Despite this partial success, the importance of population growth in generating environmental and economic problems was largely forgotten after the initial drop in birthrates occurred in the early 1970s and is only gradually working its way back into public and political consciousness today. The depressing fact is that even with good news on the population growth-rate front, humanity may still add some 2.5 billion people to the population before growth stops and (we hope) a slow decline begins. Those additional people will have disproportionate negative impacts on our life-support systems. Our ancestors naturally farmed the richest land and used the most accessible resources first. Now people are increasingly forced to turn to marginal land to grow more food; and instead of extracting rich ores on or near the surface, deeper and much poorer deposits must be mined and refined, at ever greater environmental cost. Water and petroleum must come from lower-quality sources or deeper wells and be transported over longer distances. The environmental consequences of past and future population growth will haunt humanity for a long time, and the effects will be determined by how the present population and the future additions behave toward our common environment.
Although demographic trends are in the right direction, the list of new hazards that emerged after 1968 is alarming, all exacerbated by our species' large numbers. At that time Sherwood Rowland and Mario Molina had not discovered the end-of-the-world potential of CFCs. Norman Myers was a decade from calling world attention to the destruction of tropical forests, and even ecologists had not fully realized the impact of biodiversity loss on critical ecosystem services. Scientists had yet to discover the enormous threat posed by the distribution of novel hormone-mimicking pollutants, chemical compounds that may be more dangerous in trace than in high concentrations.
In recent years the connection between overconsumption and environmental deterioration has become increasingly clear, and many environmental scientists, including us, believe that overconsumption will prove much more difficult to cure than overpopulation. So far there are no consumption condoms or buying-spree morning-after pills. And, although Bomb discussed the increasing risk of novel epidemics associated with denser populations, malnutrition, and high-speed transport, AIDS, SARS, West Nile virus, and the like had not yet appeared, and the increasing failure of antibiotics due to the evolution of resistance in bacteria was not widely understood.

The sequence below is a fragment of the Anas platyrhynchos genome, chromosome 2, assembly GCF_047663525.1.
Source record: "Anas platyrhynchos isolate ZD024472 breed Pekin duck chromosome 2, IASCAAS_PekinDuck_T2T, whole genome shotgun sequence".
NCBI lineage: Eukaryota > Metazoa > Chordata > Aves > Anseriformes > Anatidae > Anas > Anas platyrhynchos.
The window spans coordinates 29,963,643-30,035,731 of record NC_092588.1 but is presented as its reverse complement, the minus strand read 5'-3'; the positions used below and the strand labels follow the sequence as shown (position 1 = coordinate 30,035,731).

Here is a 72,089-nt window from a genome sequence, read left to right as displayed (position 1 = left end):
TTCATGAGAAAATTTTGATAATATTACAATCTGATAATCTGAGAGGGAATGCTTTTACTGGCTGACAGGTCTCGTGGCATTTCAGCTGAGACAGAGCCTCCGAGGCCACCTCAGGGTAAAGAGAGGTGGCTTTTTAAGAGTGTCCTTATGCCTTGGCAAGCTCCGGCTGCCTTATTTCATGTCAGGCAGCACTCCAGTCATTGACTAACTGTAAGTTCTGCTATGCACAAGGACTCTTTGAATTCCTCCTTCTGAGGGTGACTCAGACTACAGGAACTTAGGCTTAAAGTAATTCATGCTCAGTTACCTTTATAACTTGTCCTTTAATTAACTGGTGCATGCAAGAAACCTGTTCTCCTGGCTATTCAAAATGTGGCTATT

Today, the world is facing one of the most severe food shortages in modern history, and no second green revolution is in sight. Instead, humanity is paving over more farmland for "development" and converting staple grains to biofuels while climate change further undermines food production. And rapidly escalating demand for meat in countries such as China and India is putting further pressure on the capacity of humanity to produce and equitably distribute food. Loss of pollinators and natural pest-control services, the creation of oceanic "dead zones" by fertilizer runoff, and the effects of deforestation all imperil the quality of the human future. Indeed, the situation is circular: the single greatest threat from the climate change that agriculture is helping to cause is disruption of agricultural productivity as periods of more extreme droughts and deluges seem to be becoming the norm.
We face the very real prospect of more resource wars as ever larger populations struggle over dwindling supplies of oil and shifting patterns of water availability. The 1967 Arab-Israeli war was over water; the Iraq war was an attempt to keep oil flowing to our SUVs. The latter is particularly tragic, as petroleum is a resource we should be trying to stop using in an effort to avoid catastrophic climate change.
As scientists have repeatedly warned, we would need more than another Earth to support even today's population sustainably. There is simply no question that humanity has exceeded our only Earth's carrying capacity. While environmentally triggered collapses such as afflicted the Sumerians, the Classic Maya, and the Easter Islanders were once strictly regional, the potential today is for a worldwide catastrophe. As we explain in Dominant Animal, if we're to achieve a sustainable society we need to work much harder to end population growth and begin declining, to reduce wasteful consumption (especially of fossil fuels), and to basically reconfigure the human enterprise.
Global collapse is not a pretty prospect. Our very dominance as a species today threatens to be our own undoing. Only we can prevent that denouement.
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Paul and Anne Ehrlich are on the faculty of Stanford University. Their latest book is The Dominant Animal: Human Evolution and the Environment, just published by Island Press. More information is available at DominantAnimal.org.